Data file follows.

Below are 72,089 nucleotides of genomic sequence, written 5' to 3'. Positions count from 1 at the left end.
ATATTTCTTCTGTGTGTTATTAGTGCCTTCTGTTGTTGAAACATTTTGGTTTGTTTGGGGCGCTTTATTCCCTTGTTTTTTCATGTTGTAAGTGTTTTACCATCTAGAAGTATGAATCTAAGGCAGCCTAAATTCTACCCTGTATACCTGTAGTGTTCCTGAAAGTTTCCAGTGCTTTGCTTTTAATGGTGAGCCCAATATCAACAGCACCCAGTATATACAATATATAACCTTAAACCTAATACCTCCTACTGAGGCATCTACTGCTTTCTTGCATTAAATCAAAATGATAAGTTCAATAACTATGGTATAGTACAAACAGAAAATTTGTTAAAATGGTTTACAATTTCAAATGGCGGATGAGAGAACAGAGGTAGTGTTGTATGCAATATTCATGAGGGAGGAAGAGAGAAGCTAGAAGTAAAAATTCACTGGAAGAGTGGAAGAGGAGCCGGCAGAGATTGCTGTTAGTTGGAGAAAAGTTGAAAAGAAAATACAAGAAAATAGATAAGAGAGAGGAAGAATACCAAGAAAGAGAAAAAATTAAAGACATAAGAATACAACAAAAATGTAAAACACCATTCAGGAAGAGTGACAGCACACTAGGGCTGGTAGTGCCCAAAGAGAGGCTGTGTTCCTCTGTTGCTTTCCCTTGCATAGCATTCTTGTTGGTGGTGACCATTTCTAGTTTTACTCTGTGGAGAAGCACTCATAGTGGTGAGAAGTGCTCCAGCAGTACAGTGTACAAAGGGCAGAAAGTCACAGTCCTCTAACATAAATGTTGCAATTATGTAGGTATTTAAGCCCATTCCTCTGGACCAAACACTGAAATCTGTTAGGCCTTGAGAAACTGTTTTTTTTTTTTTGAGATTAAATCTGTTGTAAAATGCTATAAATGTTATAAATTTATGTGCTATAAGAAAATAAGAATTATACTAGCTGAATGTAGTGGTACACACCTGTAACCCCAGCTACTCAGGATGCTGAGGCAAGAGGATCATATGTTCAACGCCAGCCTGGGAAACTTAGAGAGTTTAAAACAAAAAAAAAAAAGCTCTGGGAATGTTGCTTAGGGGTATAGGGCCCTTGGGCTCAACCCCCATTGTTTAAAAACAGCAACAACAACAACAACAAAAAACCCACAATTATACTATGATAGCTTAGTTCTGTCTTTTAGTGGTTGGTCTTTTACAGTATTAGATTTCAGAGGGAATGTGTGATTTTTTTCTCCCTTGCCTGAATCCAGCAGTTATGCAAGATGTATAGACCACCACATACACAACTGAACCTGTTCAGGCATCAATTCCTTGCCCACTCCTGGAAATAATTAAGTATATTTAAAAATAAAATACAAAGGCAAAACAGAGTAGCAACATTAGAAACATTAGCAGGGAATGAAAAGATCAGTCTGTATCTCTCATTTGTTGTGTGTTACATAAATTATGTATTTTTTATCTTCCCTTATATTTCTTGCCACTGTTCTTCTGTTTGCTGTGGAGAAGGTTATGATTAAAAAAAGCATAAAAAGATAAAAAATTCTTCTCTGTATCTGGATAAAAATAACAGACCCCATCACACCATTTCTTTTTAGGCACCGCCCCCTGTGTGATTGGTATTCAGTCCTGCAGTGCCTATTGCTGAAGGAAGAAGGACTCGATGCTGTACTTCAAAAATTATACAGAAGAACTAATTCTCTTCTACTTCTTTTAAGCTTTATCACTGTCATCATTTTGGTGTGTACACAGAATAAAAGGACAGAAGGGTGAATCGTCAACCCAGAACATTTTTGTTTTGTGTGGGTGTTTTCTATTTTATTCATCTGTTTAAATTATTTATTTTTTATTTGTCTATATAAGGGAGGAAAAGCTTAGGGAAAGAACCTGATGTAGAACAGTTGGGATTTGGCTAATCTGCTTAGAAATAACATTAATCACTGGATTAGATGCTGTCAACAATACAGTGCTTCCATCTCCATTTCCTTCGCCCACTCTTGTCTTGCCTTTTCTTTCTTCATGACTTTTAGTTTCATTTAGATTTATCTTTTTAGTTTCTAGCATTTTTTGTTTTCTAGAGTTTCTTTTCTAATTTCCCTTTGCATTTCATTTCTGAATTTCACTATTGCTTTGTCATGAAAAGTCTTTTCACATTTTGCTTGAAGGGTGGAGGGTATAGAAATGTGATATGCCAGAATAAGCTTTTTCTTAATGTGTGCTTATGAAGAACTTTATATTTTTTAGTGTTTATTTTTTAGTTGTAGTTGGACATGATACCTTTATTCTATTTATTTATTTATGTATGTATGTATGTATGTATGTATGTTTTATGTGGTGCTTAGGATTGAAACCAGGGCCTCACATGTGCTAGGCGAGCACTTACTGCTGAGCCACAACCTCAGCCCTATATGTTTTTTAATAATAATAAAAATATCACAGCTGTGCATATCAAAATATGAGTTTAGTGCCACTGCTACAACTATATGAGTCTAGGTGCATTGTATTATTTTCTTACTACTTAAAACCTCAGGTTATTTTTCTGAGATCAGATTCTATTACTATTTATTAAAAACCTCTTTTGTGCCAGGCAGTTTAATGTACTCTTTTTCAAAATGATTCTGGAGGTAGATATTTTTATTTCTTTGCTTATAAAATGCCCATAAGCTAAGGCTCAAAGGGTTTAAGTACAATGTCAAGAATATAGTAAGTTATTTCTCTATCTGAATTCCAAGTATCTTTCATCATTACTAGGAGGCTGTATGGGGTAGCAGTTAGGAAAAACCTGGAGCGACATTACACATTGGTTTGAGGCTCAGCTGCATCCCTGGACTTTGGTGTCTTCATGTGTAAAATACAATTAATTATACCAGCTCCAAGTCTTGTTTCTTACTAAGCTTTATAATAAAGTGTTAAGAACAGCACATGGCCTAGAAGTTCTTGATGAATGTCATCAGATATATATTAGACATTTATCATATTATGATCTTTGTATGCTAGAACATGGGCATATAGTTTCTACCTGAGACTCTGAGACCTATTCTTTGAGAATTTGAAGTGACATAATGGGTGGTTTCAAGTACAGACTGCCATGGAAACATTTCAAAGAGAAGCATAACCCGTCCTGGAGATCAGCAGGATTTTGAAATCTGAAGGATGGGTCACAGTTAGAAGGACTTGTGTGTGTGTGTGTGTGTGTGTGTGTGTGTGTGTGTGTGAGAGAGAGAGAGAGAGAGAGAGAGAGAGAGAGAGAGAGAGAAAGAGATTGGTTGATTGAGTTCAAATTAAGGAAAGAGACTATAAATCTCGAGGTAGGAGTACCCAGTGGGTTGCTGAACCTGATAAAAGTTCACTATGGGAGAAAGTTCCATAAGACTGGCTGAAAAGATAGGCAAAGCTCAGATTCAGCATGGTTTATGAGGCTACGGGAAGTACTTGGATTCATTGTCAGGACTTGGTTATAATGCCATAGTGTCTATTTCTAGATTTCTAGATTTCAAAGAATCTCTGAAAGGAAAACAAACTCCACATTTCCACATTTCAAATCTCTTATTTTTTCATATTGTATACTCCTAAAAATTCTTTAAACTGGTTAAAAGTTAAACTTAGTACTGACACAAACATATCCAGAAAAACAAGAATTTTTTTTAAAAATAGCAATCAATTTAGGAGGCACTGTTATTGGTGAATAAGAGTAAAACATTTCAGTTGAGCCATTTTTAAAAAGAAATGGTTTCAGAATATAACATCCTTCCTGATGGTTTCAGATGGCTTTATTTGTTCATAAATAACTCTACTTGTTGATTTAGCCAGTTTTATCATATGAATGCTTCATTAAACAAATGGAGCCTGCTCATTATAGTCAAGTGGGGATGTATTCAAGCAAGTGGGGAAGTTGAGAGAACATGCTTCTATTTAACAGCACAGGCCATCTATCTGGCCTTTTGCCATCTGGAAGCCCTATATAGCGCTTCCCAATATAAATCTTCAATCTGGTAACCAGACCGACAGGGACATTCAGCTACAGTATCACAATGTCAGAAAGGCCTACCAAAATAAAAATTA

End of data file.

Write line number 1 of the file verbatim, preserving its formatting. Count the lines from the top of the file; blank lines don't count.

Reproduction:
Below are 72,089 nucleotides of genomic sequence, written 5' to 3'. Positions count from 1 at the left end.